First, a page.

Philosophy 134/234G: Moral Psychology
Course Description: Moral Psychology examines phenomena that are both psychological and moral in nature: good and evil, virtue and vice, praise and blame, pride and humility, freedom and responsibility, practical deliberation and justification. To explain these things the moral psychologist must answer a number of thorny questions about the way we think, feel, and act, and the ways we do and should evaluate our thoughts, actions and reactions. We’ll address some of these questions this quarter.
Are there universal moral norms: actions or motives that almost everyone, everywhere, has thought moral or immoral throughout the course of human history? Are there innate features of moral judgment or action? To what extent did our moral capacities evolve biologically? To what extent do they owe their existence to cultural development? What impact does knowledge of the origins of one’s moral faculties have on one’s confidence in one’s moral beliefs and sentiments? What distinguishes someone who resists temptation from someone who yields to her desire to do something she judges bad? What role do our moral beliefs and sentiments play in this process? When are people responsible for their immoral actions? What is it, in other words, to be a fully responsible or substantially autonomous agent? When, if ever, is it appropriate to praise or blame someone for what she has done? When, if ever, is an intentional action not freely performed? Can we reasonably evaluate people differently when the difference in their characters, motives or behaviors is due to environmental or developmental factors over which they had no control? Is a difference in luck ever morally significant?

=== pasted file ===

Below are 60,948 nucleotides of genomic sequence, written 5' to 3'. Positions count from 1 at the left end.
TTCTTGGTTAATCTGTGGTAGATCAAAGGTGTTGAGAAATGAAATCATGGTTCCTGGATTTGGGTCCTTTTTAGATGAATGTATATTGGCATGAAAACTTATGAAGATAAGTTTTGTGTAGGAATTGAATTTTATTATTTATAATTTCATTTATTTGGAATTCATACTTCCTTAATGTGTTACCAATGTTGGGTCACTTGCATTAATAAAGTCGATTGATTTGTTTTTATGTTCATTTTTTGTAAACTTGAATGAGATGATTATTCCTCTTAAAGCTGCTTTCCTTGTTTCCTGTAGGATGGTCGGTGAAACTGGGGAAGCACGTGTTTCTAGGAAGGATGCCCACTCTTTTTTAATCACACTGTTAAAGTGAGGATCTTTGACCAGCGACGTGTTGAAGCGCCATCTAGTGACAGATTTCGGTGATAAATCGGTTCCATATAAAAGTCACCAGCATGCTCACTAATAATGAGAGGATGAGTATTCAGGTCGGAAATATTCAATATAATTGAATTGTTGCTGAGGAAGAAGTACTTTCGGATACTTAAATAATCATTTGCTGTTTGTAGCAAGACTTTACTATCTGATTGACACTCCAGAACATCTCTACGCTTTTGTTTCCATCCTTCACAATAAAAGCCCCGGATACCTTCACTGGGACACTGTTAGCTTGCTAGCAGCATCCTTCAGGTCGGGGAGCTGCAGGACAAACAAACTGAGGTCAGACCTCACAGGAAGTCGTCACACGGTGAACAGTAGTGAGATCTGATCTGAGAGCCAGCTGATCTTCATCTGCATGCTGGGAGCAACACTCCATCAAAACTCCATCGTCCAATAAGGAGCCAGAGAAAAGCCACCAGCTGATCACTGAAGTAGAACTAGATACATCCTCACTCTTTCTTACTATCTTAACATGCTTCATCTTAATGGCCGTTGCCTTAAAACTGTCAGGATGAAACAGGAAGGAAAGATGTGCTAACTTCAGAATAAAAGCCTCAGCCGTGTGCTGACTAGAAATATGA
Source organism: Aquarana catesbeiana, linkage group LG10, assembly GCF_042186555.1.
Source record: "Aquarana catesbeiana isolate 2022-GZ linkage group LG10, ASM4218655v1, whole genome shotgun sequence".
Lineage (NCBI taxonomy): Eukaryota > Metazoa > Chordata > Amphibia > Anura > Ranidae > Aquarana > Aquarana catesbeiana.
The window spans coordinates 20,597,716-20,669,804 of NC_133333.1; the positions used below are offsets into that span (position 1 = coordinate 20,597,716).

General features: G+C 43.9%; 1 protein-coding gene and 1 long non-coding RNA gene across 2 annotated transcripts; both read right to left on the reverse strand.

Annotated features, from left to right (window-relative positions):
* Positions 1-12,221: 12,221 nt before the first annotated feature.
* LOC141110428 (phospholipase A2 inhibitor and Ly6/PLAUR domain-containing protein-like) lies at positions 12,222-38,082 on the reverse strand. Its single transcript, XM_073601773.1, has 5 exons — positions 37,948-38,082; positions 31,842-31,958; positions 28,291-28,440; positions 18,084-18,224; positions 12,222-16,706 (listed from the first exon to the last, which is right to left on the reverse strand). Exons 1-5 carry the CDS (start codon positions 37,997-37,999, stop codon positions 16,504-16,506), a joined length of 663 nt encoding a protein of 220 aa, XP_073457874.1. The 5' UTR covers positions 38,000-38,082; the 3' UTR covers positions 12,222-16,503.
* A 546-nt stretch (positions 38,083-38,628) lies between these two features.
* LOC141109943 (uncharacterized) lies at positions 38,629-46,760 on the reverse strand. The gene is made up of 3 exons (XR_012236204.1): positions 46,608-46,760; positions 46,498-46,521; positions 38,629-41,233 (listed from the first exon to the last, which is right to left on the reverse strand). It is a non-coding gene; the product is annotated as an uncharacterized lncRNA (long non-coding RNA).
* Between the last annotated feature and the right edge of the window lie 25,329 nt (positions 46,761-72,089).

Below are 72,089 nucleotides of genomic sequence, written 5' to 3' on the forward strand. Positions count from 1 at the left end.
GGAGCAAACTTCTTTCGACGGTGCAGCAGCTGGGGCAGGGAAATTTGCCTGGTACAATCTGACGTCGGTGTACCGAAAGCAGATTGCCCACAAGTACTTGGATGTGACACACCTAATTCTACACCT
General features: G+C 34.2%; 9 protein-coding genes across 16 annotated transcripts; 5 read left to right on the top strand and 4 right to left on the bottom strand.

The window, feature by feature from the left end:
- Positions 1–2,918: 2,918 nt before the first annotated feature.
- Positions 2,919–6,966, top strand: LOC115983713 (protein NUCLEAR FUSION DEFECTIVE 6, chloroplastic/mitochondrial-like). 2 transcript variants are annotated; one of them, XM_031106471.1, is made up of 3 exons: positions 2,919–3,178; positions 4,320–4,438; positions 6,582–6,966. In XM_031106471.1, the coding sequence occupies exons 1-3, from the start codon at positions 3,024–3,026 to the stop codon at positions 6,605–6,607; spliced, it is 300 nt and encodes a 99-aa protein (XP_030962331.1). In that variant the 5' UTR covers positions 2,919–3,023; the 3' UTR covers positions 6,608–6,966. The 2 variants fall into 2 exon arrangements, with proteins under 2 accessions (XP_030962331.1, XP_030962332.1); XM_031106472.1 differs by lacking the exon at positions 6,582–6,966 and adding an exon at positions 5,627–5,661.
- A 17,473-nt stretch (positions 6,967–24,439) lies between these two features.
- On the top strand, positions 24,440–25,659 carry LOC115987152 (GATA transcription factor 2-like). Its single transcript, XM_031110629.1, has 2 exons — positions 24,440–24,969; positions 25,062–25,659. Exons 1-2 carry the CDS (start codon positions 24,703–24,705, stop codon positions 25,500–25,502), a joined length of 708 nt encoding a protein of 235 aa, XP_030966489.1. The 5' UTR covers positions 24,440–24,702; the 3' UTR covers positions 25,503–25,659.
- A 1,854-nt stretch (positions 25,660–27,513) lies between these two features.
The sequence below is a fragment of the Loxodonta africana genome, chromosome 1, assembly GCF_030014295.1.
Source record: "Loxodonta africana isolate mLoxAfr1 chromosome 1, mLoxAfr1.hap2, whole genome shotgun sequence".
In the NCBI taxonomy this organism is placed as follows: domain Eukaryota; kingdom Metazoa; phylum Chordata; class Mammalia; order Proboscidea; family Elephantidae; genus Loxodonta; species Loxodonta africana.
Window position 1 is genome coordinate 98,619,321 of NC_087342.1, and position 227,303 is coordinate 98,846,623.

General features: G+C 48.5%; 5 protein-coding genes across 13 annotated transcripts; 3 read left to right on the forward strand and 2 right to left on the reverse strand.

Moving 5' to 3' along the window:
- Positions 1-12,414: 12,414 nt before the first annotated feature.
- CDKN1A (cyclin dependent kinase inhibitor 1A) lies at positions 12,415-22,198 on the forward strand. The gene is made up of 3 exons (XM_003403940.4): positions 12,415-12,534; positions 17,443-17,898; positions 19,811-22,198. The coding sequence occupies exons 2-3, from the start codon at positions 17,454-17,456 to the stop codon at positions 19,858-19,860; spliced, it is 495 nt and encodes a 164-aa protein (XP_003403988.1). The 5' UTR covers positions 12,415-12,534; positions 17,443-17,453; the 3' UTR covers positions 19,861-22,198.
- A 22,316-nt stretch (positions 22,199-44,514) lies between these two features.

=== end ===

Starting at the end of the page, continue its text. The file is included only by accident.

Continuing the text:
Supplementary Material Not Discussed in W 20